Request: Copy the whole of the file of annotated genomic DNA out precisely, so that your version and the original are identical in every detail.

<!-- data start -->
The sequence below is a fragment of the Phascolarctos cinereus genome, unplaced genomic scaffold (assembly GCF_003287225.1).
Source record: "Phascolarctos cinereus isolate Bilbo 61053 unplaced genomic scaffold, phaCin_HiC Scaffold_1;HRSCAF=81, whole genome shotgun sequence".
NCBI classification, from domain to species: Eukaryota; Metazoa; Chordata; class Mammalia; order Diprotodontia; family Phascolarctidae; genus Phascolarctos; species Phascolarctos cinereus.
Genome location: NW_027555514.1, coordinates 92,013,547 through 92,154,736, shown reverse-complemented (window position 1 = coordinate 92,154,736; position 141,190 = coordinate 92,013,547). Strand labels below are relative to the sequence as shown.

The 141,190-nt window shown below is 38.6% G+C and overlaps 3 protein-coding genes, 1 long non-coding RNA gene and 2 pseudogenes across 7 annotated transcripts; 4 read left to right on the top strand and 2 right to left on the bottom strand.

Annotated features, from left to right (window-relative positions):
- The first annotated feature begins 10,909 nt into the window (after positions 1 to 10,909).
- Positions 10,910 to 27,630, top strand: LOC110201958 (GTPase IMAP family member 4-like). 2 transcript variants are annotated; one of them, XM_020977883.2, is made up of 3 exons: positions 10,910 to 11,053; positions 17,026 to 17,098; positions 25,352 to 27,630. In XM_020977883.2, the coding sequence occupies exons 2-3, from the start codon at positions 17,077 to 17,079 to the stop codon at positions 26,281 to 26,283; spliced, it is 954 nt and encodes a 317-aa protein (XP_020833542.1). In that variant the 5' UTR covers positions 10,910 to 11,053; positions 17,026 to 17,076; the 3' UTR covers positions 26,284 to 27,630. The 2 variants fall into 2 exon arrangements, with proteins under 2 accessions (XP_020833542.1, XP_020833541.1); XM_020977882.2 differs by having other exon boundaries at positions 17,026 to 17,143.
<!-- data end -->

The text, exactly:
The sequence below is a fragment of the Phascolarctos cinereus genome, unplaced genomic scaffold (assembly GCF_003287225.1).
Source record: "Phascolarctos cinereus isolate Bilbo 61053 unplaced genomic scaffold, phaCin_HiC Scaffold_1;HRSCAF=81, whole genome shotgun sequence".
NCBI classification, from domain to species: Eukaryota; Metazoa; Chordata; class Mammalia; order Diprotodontia; family Phascolarctidae; genus Phascolarctos; species Phascolarctos cinereus.
Genome location: NW_027555514.1, coordinates 92,013,547 through 92,154,736, shown reverse-complemented (window position 1 = coordinate 92,154,736; position 141,190 = coordinate 92,013,547). Strand labels below are relative to the sequence as shown.

The 141,190-nt window shown below is 38.6% G+C and overlaps 3 protein-coding genes, 1 long non-coding RNA gene and 2 pseudogenes across 7 annotated transcripts; 4 read left to right on the top strand and 2 right to left on the bottom strand.

Annotated features, from left to right (window-relative positions):
- The first annotated feature begins 10,909 nt into the window (after positions 1 to 10,909).
- Positions 10,910 to 27,630, top strand: LOC110201958 (GTPase IMAP family member 4-like). 2 transcript variants are annotated; one of them, XM_020977883.2, is made up of 3 exons: positions 10,910 to 11,053; positions 17,026 to 17,098; positions 25,352 to 27,630. In XM_020977883.2, the coding sequence occupies exons 2-3, from the start codon at positions 17,077 to 17,079 to the stop codon at positions 26,281 to 26,283; spliced, it is 954 nt and encodes a 317-aa protein (XP_020833542.1). In that variant the 5' UTR covers positions 10,910 to 11,053; positions 17,026 to 17,076; the 3' UTR covers positions 26,284 to 27,630. The 2 variants fall into 2 exon arrangements, with proteins under 2 accessions (XP_020833542.1, XP_020833541.1); XM_020977882.2 differs by having other exon boundaries at positions 17,026 to 17,143.